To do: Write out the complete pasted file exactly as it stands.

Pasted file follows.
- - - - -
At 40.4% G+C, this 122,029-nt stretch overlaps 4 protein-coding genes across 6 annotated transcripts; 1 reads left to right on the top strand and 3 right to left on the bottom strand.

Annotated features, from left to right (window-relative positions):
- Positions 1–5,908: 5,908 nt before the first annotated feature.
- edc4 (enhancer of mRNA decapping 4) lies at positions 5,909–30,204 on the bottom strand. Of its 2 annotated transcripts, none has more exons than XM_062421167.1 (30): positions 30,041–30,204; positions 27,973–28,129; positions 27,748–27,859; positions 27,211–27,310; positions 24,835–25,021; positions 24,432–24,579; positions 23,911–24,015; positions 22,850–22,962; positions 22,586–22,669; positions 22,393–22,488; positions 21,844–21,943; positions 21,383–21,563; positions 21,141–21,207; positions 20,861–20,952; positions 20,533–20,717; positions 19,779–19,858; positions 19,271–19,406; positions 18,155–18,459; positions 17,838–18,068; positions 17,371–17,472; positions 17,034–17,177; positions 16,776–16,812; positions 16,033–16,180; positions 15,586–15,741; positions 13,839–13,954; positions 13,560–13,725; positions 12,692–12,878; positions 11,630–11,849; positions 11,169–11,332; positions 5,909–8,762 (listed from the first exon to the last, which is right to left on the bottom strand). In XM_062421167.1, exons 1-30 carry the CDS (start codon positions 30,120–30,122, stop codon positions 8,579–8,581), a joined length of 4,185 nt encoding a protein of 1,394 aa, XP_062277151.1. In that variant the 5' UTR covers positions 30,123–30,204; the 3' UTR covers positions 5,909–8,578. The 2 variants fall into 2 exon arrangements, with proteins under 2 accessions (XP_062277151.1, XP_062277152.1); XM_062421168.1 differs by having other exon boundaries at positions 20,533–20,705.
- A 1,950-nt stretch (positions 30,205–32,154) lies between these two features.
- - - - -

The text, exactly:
At 40.4% G+C, this 122,029-nt stretch overlaps 4 protein-coding genes across 6 annotated transcripts; 1 reads left to right on the top strand and 3 right to left on the bottom strand.

Annotated features, from left to right (window-relative positions):
- Positions 1–5,908: 5,908 nt before the first annotated feature.
- edc4 (enhancer of mRNA decapping 4) lies at positions 5,909–30,204 on the bottom strand. Of its 2 annotated transcripts, none has more exons than XM_062421167.1 (30): positions 30,041–30,204; positions 27,973–28,129; positions 27,748–27,859; positions 27,211–27,310; positions 24,835–25,021; positions 24,432–24,579; positions 23,911–24,015; positions 22,850–22,962; positions 22,586–22,669; positions 22,393–22,488; positions 21,844–21,943; positions 21,383–21,563; positions 21,141–21,207; positions 20,861–20,952; positions 20,533–20,717; positions 19,779–19,858; positions 19,271–19,406; positions 18,155–18,459; positions 17,838–18,068; positions 17,371–17,472; positions 17,034–17,177; positions 16,776–16,812; positions 16,033–16,180; positions 15,586–15,741; positions 13,839–13,954; positions 13,560–13,725; positions 12,692–12,878; positions 11,630–11,849; positions 11,169–11,332; positions 5,909–8,762 (listed from the first exon to the last, which is right to left on the bottom strand). In XM_062421167.1, exons 1-30 carry the CDS (start codon positions 30,120–30,122, stop codon positions 8,579–8,581), a joined length of 4,185 nt encoding a protein of 1,394 aa, XP_062277151.1. In that variant the 5' UTR covers positions 30,123–30,204; the 3' UTR covers positions 5,909–8,578. The 2 variants fall into 2 exon arrangements, with proteins under 2 accessions (XP_062277151.1, XP_062277152.1); XM_062421168.1 differs by having other exon boundaries at positions 20,533–20,705.
- A 1,950-nt stretch (positions 30,205–32,154) lies between these two features.